The French and Indian War (The Seven Years' War)

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Why did the British and their American colonies win the contest against the French for control of North America?

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The British and the American colonies won the contest for North America by winning the French and Indian War.  Two major reasons are typically given to explain why the British were able to win this war.

First, some scholars argue that the French used up too much of their military strength fighting in Europe.  The French and Indian War was only one part of a larger global struggle commonly known as the Seven Years' War.  France is said to have concentrated on fighting in Europe, thus making it impossible to send enough troops to fight effectively in North America.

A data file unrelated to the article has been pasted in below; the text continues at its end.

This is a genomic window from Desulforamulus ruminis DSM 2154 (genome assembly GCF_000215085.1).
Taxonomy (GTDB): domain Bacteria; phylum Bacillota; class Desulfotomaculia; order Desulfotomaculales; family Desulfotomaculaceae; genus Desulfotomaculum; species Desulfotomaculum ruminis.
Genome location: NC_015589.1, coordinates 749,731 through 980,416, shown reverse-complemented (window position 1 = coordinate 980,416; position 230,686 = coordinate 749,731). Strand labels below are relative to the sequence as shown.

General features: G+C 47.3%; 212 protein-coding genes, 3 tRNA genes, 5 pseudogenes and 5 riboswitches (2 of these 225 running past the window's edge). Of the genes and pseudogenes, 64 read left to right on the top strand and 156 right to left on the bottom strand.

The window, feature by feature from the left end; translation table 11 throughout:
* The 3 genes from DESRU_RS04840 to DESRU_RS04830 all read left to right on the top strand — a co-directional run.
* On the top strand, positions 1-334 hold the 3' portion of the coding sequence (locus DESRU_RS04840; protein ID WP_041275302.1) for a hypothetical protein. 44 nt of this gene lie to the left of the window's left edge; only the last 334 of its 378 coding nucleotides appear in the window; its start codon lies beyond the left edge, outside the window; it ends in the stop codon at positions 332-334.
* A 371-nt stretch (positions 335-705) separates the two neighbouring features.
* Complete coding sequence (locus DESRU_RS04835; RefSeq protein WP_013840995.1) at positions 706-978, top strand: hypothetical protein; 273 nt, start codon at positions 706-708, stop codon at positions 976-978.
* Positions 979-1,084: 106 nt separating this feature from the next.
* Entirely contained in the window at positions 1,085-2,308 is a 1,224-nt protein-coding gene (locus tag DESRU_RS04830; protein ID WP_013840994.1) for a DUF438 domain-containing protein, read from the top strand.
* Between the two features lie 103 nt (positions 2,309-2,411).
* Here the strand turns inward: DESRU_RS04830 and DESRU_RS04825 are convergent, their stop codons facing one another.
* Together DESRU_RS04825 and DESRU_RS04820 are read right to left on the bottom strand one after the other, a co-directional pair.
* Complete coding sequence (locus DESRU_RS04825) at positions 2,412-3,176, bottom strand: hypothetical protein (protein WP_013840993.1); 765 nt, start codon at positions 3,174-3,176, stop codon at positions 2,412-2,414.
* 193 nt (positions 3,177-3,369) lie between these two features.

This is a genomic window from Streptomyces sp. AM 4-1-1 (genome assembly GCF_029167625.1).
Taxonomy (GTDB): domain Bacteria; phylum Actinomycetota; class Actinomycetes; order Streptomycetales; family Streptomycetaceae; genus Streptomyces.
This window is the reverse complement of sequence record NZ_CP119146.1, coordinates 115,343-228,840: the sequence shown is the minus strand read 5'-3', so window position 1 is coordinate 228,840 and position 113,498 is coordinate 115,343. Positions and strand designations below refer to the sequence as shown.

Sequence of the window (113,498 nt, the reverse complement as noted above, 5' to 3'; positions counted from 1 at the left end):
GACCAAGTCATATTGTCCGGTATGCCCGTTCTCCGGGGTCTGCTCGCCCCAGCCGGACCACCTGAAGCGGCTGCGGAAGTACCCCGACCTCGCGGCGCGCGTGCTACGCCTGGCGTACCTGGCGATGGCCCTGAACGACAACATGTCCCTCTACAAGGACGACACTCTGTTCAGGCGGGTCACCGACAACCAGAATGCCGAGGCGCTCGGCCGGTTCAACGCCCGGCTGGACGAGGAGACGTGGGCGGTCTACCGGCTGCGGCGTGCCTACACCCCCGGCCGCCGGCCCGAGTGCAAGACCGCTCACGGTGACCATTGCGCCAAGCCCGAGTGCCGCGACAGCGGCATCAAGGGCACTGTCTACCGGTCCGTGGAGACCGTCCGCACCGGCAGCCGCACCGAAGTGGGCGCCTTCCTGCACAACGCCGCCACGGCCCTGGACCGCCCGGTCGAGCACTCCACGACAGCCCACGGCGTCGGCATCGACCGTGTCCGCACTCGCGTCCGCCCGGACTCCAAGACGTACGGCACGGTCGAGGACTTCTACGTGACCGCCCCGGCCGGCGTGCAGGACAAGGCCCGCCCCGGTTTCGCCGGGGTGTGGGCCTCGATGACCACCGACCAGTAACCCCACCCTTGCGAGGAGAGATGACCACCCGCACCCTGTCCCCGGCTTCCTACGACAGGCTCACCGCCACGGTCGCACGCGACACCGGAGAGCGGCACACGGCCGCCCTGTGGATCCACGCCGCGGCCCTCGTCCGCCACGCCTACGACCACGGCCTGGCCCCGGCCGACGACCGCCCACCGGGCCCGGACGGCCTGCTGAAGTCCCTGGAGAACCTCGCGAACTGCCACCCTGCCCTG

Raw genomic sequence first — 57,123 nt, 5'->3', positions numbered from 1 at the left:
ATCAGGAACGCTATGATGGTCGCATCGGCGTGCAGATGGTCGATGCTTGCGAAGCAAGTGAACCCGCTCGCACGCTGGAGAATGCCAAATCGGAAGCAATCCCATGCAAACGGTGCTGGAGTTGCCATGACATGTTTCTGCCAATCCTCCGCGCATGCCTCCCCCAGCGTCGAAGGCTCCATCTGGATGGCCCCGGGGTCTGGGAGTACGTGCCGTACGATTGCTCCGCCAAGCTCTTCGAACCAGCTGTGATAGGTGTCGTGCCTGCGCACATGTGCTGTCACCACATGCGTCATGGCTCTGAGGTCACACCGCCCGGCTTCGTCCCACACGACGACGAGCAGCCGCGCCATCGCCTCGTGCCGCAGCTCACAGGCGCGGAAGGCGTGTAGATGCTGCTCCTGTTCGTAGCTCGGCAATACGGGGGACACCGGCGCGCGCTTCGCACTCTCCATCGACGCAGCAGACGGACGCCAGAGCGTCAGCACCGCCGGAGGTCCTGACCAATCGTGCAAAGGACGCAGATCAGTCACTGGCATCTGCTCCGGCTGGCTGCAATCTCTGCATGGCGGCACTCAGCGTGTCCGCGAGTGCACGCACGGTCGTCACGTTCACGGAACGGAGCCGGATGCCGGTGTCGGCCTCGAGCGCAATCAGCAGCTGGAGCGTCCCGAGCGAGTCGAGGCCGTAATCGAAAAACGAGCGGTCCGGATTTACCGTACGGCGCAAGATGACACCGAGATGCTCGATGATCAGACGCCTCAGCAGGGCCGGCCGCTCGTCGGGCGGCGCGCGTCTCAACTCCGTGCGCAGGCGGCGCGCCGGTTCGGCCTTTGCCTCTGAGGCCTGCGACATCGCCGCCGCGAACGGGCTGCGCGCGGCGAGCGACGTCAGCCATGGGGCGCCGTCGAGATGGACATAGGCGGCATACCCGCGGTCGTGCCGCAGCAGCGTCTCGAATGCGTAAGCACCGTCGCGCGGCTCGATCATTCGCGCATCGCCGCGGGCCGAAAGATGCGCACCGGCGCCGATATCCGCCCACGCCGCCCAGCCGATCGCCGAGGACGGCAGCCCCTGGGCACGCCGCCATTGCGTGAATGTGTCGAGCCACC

Second, some scholars point to cooperation between the British government and the colonies.  The British colonies had many more people than the French colonies did.  So long as the British colonists were willing to fight, they could be a formidable force.  Late in the war, the British government finally found a way to gain the whole-hearted support of the colonies (by giving them more control of the conduct of the war).  This gave the British a stronger force to fight in America.

These are two reasons typically given for why the British won this war.

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